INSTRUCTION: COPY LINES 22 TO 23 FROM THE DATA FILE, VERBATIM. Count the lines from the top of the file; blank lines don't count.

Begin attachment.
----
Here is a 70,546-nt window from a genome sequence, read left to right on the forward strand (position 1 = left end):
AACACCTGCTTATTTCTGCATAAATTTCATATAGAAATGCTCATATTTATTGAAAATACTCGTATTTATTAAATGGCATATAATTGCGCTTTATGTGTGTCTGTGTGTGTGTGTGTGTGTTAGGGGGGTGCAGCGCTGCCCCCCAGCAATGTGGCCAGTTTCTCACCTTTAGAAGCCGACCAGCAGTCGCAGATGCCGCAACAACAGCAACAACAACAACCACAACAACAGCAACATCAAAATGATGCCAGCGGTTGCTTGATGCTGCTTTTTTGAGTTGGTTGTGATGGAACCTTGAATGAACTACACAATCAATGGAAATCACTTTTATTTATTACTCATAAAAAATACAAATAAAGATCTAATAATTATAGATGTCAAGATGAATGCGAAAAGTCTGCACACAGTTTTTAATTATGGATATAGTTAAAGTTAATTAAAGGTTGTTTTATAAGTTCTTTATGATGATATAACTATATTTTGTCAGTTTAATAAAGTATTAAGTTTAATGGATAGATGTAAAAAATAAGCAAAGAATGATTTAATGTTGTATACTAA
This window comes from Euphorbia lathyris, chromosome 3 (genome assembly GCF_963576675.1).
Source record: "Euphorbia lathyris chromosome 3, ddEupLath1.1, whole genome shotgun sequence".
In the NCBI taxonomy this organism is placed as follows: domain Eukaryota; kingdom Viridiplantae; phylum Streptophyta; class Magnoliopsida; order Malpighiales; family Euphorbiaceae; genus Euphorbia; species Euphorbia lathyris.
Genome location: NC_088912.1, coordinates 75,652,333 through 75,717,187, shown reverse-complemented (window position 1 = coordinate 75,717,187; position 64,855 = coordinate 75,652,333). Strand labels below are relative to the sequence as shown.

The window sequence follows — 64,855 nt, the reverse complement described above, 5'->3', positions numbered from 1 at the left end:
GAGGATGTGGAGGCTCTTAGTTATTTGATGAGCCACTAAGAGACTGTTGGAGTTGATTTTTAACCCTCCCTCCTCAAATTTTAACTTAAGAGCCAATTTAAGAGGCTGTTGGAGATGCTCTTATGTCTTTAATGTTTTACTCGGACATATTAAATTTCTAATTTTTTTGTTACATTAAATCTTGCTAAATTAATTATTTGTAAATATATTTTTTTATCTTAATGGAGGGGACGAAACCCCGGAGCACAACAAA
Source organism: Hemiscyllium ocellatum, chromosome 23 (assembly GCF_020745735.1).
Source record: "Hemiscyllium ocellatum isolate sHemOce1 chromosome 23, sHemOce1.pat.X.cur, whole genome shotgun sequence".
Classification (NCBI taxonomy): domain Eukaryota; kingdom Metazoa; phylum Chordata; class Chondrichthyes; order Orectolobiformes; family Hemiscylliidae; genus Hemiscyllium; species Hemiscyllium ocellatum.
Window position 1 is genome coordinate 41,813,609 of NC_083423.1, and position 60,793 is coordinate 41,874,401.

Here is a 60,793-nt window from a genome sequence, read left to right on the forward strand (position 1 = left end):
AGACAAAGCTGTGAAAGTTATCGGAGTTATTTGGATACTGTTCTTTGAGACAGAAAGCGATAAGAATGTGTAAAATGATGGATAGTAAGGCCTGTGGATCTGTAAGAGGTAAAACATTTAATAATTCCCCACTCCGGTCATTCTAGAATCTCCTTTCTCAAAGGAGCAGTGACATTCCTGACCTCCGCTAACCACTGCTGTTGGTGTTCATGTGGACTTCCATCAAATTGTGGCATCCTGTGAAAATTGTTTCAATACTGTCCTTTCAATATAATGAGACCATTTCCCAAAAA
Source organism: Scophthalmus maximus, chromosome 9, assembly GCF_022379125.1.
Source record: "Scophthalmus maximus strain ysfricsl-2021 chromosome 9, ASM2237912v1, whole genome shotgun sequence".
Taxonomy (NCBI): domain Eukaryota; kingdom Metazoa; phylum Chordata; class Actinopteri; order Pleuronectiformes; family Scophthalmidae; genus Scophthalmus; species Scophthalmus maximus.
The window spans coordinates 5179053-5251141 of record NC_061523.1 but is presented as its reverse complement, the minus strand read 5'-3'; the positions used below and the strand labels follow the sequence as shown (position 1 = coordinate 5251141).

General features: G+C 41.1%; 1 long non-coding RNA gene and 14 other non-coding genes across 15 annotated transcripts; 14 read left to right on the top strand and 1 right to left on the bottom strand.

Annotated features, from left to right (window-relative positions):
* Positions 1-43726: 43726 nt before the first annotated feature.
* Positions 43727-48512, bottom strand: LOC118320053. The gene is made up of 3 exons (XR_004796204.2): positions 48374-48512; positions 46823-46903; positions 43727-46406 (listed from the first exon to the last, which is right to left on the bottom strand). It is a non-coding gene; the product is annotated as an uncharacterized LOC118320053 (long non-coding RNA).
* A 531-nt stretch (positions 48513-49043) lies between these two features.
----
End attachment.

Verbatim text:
* Positions 43727-48512, bottom strand: LOC118320053. The gene is made up of 3 exons (XR_004796204.2): positions 48374-48512; positions 46823-46903; positions 43727-46406 (listed from the first exon to the last, which is right to left on the bottom strand). It is a non-coding gene; the product is annotated as an uncharacterized LOC118320053 (long non-coding RNA).
* A 531-nt stretch (positions 48513-49043) lies between these two features.